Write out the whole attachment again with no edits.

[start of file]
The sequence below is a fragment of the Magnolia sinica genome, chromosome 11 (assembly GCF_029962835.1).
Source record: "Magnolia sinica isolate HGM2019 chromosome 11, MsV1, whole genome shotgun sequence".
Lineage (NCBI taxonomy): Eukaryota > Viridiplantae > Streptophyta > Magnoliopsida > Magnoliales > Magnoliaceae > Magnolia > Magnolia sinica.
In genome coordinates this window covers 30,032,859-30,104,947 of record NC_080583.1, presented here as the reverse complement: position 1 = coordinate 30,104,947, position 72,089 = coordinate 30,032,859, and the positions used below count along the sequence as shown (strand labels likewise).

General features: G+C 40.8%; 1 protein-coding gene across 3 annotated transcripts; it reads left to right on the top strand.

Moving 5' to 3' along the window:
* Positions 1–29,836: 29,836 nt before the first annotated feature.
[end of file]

The sequence below is a fragment of the Magnolia sinica genome, chromosome 11 (assembly GCF_029962835.1).
Source record: "Magnolia sinica isolate HGM2019 chromosome 11, MsV1, whole genome shotgun sequence".
Lineage (NCBI taxonomy): Eukaryota > Viridiplantae > Streptophyta > Magnoliopsida > Magnoliales > Magnoliaceae > Magnolia > Magnolia sinica.
In genome coordinates this window covers 30,032,859-30,104,947 of record NC_080583.1, presented here as the reverse complement: position 1 = coordinate 30,104,947, position 72,089 = coordinate 30,032,859, and the positions used below count along the sequence as shown (strand labels likewise).

General features: G+C 40.8%; 1 protein-coding gene across 3 annotated transcripts; it reads left to right on the top strand.

Moving 5' to 3' along the window:
* Positions 1–29,836: 29,836 nt before the first annotated feature.